Initially appearing in CCA’s Spector Ripps Gallery and now located in CCA’s Cinema Gallery, Santa Fe Modern features a group of photographs of contemporary architecture and interiors by Casey Dunn, created for the book of the same name by Helen Thompson, and published by Monacelli Press (2021). This exhibition examines how Indigenous design, materials, and design have informed modernist architecture and are in turn reflected in modernist and contemporary domestic architecture of Santa Fe, New Mexico.
This exhibition will be accompanied by public programs and talks in the Studio theater designed to examine contemporary architecture and design in Santa Fe and to address the complexities around historic preservation, affordable housing, urban infill, sustainability, and progressive design. The exhibition opened on Friday, December 10th, 2021 in the Spector Ripps Gallery and moved to CCA’s Cinema Gallery on March 18th, 2022.
About the book:
Santa Fe’s dramatic mountain landscape, endless views, clear light, pueblo-style adobe architecture, and vibrant history of Indigenous cultures have made the desert oasis a popular destination for creative spirits for over a century. In the last few decades, though, the city has emerged as a hub for contemporary design, art, photography, and architecture. A robust proliferation of modernist homes has changed both the shape and intention of Santa Fe’s buildings as well as their relationship to the landscape.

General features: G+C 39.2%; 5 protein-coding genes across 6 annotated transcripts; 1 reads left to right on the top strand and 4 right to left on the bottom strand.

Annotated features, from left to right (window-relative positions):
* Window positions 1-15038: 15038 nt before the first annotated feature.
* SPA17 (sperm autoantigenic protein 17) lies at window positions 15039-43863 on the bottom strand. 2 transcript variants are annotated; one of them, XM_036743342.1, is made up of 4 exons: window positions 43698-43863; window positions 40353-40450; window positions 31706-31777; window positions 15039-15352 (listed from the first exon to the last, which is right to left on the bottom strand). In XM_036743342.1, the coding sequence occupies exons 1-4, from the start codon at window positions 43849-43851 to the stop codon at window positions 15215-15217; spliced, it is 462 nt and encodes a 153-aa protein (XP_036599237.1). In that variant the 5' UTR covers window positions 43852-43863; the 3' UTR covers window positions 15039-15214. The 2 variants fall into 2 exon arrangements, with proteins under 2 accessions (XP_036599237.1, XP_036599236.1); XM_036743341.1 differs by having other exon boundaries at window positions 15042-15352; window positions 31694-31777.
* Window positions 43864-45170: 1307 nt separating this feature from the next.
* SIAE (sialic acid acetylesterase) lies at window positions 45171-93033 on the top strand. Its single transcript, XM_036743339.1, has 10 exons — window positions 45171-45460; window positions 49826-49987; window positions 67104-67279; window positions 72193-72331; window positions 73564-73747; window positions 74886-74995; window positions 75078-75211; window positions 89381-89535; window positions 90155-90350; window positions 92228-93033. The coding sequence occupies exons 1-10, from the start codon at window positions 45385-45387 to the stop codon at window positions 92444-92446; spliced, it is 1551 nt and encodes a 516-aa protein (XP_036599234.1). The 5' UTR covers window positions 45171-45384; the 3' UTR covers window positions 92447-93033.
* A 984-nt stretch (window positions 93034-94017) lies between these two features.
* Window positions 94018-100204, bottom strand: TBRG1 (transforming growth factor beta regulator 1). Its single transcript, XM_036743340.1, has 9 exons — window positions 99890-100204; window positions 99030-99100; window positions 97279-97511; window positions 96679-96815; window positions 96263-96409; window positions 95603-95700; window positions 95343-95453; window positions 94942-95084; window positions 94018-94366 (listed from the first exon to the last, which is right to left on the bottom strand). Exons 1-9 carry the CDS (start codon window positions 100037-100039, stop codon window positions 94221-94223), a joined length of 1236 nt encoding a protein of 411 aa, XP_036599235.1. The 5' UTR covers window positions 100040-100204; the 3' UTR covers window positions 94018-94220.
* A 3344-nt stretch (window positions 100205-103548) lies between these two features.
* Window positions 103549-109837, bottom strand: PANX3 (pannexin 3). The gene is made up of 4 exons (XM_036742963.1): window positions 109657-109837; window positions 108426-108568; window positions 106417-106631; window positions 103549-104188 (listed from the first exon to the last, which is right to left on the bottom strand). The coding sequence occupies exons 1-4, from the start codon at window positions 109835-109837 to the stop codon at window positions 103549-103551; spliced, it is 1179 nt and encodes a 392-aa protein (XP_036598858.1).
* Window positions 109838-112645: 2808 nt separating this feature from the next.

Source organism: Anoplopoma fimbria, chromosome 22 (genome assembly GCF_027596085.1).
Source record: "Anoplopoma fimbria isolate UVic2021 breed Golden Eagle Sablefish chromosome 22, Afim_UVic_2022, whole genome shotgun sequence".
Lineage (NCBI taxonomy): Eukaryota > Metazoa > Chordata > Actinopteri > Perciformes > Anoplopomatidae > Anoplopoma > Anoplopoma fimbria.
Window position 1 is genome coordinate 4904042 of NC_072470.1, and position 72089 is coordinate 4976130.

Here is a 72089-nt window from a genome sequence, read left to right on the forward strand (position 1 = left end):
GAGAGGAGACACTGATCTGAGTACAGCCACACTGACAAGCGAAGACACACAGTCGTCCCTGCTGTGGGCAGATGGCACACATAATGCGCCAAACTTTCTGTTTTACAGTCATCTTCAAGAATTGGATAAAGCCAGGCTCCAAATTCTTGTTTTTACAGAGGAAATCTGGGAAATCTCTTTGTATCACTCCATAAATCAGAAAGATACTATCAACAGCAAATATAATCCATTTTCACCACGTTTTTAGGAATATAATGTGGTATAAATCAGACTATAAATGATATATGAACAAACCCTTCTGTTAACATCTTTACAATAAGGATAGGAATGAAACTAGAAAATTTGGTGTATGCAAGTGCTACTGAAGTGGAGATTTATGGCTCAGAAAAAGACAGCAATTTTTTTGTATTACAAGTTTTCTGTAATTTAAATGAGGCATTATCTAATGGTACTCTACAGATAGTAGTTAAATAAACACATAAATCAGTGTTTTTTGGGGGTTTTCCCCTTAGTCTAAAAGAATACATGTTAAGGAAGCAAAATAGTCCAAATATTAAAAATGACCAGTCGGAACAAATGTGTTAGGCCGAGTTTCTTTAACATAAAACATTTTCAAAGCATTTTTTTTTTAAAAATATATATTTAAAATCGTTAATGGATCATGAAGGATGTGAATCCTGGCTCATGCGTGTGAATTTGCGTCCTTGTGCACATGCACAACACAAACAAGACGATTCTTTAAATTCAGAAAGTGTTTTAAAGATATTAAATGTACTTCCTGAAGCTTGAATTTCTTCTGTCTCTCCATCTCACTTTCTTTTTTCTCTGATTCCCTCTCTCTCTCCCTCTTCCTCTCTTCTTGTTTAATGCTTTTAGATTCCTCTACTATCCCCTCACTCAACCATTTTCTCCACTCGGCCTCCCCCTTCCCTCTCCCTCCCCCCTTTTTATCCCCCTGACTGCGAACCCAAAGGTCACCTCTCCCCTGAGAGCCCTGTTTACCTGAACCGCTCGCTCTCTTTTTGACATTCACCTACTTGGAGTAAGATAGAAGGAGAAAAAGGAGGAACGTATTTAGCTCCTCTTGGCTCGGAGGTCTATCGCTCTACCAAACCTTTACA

The first book to explore the modernist and contemporary architecture and interiors of Santa Fe, Santa Fe Modern is organized by project, presenting a diverse selection of private homes. Through these beautifully photographed examples, Thompson reveals the dramatic high desert as the ideal setting for the bold, abstracted forms of modernist houses. While the featured architects draw from the architectural heritage of New Mexico, they use long-established materials such as adobe and wood in combination with steel and glass. These projects are confident examples of architecture that is particular to the desert landscape and climate, relying on the elemental integrity of old building traditions, yet simultaneously evoking the rigorous expressions of modernism.